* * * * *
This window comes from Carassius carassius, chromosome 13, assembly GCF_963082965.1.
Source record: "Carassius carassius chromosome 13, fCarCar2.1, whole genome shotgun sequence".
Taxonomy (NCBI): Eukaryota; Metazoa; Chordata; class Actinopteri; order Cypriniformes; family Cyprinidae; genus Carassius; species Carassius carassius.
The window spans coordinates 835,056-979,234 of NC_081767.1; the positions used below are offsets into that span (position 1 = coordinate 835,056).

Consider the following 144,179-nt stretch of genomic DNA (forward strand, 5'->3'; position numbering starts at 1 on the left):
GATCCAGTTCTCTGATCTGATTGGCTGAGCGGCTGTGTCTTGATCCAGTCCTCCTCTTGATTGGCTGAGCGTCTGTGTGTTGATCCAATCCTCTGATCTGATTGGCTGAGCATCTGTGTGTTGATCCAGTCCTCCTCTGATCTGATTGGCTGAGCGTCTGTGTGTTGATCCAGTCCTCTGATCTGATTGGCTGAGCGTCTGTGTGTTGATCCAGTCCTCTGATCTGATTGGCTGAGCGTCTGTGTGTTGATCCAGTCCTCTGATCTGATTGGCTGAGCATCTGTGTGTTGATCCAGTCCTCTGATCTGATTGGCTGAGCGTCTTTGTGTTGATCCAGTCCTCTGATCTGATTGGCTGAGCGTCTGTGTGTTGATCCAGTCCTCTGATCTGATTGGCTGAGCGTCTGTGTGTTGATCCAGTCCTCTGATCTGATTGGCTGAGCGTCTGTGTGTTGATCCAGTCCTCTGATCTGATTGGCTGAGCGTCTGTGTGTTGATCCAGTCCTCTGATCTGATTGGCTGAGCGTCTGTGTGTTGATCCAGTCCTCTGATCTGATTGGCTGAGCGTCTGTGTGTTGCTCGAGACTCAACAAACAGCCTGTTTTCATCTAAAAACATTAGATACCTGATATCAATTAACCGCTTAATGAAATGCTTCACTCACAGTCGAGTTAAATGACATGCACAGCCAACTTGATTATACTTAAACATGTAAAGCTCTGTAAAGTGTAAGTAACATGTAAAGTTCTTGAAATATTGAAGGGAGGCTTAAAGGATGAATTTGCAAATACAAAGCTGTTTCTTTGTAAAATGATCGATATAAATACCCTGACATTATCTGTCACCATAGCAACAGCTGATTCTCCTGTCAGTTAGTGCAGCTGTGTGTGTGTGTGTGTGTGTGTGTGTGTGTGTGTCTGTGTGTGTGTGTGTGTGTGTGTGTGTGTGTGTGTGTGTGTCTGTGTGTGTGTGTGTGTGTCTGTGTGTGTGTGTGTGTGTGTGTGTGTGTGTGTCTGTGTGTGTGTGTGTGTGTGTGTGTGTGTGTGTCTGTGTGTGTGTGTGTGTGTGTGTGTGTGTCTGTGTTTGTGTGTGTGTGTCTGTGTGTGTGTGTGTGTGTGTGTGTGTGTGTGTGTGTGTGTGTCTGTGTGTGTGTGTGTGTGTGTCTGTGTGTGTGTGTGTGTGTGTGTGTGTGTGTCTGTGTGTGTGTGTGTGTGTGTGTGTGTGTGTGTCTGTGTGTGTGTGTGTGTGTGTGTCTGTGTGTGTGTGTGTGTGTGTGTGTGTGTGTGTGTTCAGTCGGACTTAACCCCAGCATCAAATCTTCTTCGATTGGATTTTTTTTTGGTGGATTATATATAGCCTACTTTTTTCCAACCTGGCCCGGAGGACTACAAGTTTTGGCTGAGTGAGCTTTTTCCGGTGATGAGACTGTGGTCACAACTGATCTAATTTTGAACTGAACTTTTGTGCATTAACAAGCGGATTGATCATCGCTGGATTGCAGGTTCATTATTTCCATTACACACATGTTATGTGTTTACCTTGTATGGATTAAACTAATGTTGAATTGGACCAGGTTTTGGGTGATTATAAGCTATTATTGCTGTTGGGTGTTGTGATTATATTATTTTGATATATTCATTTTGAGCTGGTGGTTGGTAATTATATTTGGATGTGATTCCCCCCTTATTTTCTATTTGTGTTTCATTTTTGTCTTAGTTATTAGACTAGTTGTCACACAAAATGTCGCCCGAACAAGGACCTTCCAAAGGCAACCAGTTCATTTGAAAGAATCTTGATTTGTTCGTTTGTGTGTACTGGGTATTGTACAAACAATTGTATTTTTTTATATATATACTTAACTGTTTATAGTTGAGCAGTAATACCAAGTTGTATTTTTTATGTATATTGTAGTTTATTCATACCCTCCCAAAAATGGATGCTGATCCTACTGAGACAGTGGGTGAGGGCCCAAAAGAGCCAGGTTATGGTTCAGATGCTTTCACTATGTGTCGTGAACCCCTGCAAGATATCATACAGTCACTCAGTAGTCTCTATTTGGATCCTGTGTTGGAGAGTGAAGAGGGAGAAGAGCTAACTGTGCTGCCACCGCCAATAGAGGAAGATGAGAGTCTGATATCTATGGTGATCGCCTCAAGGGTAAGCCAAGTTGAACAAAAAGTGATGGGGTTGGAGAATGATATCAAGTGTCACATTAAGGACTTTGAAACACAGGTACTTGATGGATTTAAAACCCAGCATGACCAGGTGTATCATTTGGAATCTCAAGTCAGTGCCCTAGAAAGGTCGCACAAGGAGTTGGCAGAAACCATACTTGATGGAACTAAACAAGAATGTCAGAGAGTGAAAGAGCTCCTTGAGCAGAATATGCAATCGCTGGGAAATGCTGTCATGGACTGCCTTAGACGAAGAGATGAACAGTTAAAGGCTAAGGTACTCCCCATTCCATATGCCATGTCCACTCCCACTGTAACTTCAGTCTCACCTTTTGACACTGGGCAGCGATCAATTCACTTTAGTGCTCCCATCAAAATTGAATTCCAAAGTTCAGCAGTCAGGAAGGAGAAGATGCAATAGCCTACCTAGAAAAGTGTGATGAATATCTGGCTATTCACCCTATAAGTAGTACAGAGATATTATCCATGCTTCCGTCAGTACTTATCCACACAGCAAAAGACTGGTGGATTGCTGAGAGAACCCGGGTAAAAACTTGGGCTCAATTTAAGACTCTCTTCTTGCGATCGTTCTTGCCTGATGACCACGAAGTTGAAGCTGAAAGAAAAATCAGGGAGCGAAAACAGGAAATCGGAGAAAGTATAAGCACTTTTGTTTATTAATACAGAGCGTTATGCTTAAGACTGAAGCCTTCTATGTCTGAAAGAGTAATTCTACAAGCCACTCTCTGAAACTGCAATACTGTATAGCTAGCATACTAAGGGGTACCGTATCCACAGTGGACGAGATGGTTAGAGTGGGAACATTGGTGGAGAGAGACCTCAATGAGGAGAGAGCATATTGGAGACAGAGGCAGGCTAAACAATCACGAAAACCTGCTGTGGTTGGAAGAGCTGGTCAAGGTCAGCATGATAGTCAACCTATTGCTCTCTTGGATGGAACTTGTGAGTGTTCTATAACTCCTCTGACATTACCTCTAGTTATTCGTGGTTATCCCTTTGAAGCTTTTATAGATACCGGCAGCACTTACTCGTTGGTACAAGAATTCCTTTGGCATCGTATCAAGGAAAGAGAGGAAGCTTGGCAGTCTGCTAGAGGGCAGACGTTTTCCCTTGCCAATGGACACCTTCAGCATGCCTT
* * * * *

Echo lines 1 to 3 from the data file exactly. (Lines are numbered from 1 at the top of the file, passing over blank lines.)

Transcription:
This window comes from Carassius carassius, chromosome 13, assembly GCF_963082965.1.
Source record: "Carassius carassius chromosome 13, fCarCar2.1, whole genome shotgun sequence".
Taxonomy (NCBI): Eukaryota; Metazoa; Chordata; class Actinopteri; order Cypriniformes; family Cyprinidae; genus Carassius; species Carassius carassius.